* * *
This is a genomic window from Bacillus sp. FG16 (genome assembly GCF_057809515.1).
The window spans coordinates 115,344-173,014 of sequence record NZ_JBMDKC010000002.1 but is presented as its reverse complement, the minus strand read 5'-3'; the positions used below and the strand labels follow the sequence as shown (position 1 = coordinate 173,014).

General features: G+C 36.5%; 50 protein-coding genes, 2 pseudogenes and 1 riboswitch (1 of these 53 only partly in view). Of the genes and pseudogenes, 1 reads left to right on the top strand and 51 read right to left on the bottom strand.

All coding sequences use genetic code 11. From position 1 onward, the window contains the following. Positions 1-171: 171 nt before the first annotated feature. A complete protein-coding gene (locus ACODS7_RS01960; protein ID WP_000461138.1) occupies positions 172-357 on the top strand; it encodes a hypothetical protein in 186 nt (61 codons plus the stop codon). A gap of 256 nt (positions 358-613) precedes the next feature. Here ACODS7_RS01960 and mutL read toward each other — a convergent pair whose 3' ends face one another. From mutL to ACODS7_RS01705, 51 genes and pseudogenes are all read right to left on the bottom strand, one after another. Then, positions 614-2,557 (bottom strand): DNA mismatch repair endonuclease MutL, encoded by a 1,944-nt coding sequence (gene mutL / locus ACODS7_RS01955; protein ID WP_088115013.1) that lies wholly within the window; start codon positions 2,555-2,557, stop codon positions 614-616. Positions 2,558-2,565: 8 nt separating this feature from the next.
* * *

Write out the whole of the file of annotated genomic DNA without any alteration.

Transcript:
This is a genomic window from Bacillus sp. FG16 (genome assembly GCF_057809515.1).
The window spans coordinates 115,344-173,014 of sequence record NZ_JBMDKC010000002.1 but is presented as its reverse complement, the minus strand read 5'-3'; the positions used below and the strand labels follow the sequence as shown (position 1 = coordinate 173,014).

General features: G+C 36.5%; 50 protein-coding genes, 2 pseudogenes and 1 riboswitch (1 of these 53 only partly in view). Of the genes and pseudogenes, 1 reads left to right on the top strand and 51 read right to left on the bottom strand.

All coding sequences use genetic code 11. From position 1 onward, the window contains the following. Positions 1-171: 171 nt before the first annotated feature. A complete protein-coding gene (locus ACODS7_RS01960; protein ID WP_000461138.1) occupies positions 172-357 on the top strand; it encodes a hypothetical protein in 186 nt (61 codons plus the stop codon). A gap of 256 nt (positions 358-613) precedes the next feature. Here ACODS7_RS01960 and mutL read toward each other — a convergent pair whose 3' ends face one another. From mutL to ACODS7_RS01705, 51 genes and pseudogenes are all read right to left on the bottom strand, one after another. Then, positions 614-2,557 (bottom strand): DNA mismatch repair endonuclease MutL, encoded by a 1,944-nt coding sequence (gene mutL / locus ACODS7_RS01955; protein ID WP_088115013.1) that lies wholly within the window; start codon positions 2,555-2,557, stop codon positions 614-616. Positions 2,558-2,565: 8 nt separating this feature from the next.